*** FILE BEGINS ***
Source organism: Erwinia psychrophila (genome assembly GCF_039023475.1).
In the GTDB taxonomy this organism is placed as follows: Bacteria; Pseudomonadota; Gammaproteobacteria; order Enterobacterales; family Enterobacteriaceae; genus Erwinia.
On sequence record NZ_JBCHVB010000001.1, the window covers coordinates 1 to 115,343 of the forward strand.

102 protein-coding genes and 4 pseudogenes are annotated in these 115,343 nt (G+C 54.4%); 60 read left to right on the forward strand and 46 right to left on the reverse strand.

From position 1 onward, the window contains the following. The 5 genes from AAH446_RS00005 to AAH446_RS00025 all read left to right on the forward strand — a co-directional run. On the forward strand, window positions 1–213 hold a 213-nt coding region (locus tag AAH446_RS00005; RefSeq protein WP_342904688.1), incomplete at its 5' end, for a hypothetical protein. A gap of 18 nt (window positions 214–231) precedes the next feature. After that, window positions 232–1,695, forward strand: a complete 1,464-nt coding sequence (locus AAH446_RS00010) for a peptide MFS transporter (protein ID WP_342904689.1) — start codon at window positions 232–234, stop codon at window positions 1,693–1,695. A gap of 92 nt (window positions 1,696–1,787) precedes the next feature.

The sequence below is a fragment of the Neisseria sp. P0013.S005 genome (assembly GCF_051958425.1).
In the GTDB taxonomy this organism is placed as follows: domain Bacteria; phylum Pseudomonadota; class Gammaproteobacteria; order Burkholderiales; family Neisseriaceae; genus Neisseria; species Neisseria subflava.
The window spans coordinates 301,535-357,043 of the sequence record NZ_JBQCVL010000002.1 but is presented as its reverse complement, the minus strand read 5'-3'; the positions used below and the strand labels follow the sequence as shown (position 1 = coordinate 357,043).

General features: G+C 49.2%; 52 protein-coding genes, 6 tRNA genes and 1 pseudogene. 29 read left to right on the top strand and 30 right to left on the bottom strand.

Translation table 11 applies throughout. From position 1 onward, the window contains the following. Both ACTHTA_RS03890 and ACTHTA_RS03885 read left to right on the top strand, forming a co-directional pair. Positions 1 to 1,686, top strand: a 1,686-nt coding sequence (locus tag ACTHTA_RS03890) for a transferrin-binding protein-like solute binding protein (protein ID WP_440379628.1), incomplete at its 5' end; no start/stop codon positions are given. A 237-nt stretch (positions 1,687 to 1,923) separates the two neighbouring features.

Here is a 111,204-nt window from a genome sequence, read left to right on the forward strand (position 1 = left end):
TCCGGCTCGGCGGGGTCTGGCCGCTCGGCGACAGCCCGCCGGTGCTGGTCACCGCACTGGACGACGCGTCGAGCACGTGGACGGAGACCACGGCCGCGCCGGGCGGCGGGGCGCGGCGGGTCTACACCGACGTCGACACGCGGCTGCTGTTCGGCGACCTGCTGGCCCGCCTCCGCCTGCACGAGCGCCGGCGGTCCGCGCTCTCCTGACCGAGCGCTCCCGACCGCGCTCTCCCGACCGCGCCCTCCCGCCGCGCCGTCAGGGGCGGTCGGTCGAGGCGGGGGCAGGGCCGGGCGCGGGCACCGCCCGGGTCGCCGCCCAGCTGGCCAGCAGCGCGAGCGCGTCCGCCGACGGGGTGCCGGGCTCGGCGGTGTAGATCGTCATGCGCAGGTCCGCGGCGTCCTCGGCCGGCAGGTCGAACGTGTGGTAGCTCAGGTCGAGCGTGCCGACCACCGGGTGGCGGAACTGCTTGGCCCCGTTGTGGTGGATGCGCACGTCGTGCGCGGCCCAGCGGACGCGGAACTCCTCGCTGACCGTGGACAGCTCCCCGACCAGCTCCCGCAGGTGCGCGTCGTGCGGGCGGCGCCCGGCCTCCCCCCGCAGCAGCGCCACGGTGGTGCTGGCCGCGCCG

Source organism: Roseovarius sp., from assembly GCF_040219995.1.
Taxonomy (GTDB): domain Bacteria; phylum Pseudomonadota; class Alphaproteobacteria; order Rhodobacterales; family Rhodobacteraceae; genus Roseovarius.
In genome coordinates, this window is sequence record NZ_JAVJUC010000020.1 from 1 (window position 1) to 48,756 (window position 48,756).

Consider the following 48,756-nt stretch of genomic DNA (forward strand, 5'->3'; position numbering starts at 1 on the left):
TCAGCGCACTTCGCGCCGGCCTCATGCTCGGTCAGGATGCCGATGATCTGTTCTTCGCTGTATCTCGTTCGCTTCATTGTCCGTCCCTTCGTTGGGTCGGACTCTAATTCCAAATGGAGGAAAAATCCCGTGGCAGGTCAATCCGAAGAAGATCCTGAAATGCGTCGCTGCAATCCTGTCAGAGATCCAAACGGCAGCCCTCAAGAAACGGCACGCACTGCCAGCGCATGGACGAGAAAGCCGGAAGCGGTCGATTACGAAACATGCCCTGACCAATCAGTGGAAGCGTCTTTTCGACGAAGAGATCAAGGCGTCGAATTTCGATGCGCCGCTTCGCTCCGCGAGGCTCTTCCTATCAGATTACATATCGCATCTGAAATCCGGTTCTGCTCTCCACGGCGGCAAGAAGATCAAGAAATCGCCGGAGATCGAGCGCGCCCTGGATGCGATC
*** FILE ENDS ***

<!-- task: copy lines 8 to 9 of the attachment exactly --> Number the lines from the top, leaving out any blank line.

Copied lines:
The window spans coordinates 301,535-357,043 of the sequence record NZ_JBQCVL010000002.1 but is presented as its reverse complement, the minus strand read 5'-3'; the positions used below and the strand labels follow the sequence as shown (position 1 = coordinate 357,043).

General features: G+C 49.2%; 52 protein-coding genes, 6 tRNA genes and 1 pseudogene. 29 read left to right on the top strand and 30 right to left on the bottom strand.